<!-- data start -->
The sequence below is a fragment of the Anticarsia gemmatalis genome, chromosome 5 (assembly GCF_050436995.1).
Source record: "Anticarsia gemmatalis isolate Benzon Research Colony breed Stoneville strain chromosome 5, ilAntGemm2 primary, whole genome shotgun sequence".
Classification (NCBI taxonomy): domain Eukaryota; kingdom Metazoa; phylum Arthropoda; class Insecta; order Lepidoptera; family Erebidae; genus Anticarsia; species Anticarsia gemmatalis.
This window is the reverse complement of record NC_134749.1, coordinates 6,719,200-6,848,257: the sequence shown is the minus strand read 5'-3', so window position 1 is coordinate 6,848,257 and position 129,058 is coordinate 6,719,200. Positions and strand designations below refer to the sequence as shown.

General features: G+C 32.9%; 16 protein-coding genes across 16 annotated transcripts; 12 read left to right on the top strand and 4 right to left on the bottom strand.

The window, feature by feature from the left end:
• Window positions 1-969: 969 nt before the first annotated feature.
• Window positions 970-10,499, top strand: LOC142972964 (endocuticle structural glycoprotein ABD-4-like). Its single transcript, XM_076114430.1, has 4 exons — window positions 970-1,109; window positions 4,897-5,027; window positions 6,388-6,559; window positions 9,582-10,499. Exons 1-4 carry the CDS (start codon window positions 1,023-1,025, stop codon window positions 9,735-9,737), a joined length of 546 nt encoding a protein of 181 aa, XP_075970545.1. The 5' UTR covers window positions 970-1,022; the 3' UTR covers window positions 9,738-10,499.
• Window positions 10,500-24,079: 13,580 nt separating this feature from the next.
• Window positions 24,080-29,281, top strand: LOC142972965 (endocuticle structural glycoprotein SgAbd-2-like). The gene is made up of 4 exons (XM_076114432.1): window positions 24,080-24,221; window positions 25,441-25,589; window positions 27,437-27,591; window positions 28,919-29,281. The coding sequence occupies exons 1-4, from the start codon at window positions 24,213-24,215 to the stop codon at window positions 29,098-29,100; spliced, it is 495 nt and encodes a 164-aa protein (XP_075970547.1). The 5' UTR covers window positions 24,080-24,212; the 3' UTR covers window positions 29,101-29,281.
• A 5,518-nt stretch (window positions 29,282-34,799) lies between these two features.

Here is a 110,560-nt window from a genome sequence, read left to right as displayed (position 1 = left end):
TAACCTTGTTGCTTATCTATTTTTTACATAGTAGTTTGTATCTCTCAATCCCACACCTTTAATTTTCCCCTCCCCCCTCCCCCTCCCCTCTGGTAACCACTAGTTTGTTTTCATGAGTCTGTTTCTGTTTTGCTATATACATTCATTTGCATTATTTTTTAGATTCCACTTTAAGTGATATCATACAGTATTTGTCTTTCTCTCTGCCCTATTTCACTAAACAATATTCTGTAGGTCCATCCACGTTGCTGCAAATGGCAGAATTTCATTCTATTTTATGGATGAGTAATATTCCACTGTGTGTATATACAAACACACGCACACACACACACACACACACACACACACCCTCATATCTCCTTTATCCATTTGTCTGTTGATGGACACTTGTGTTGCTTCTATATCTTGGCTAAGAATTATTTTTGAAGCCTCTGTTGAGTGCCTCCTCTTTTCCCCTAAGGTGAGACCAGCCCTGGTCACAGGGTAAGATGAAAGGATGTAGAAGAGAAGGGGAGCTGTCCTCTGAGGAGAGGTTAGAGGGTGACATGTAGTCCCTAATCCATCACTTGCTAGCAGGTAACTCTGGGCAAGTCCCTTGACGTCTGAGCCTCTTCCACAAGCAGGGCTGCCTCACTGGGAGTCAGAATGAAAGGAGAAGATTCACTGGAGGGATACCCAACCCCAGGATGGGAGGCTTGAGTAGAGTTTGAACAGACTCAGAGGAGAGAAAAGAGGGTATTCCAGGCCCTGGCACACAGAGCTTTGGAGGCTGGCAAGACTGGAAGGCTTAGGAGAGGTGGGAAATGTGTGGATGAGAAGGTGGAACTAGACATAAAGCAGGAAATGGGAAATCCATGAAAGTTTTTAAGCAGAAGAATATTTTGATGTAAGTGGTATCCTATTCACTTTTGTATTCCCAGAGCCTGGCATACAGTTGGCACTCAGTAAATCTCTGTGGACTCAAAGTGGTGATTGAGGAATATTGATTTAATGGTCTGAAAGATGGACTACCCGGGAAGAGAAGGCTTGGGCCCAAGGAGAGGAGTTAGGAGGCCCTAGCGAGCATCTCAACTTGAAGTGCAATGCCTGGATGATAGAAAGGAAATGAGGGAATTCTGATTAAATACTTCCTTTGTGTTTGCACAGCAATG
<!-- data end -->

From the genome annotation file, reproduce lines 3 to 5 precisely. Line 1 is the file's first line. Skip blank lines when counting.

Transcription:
Classification (NCBI taxonomy): domain Eukaryota; kingdom Metazoa; phylum Arthropoda; class Insecta; order Lepidoptera; family Erebidae; genus Anticarsia; species Anticarsia gemmatalis.
This window is the reverse complement of record NC_134749.1, coordinates 6,719,200-6,848,257: the sequence shown is the minus strand read 5'-3', so window position 1 is coordinate 6,848,257 and position 129,058 is coordinate 6,719,200. Positions and strand designations below refer to the sequence as shown.

General features: G+C 32.9%; 16 protein-coding genes across 16 annotated transcripts; 12 read left to right on the top strand and 4 right to left on the bottom strand.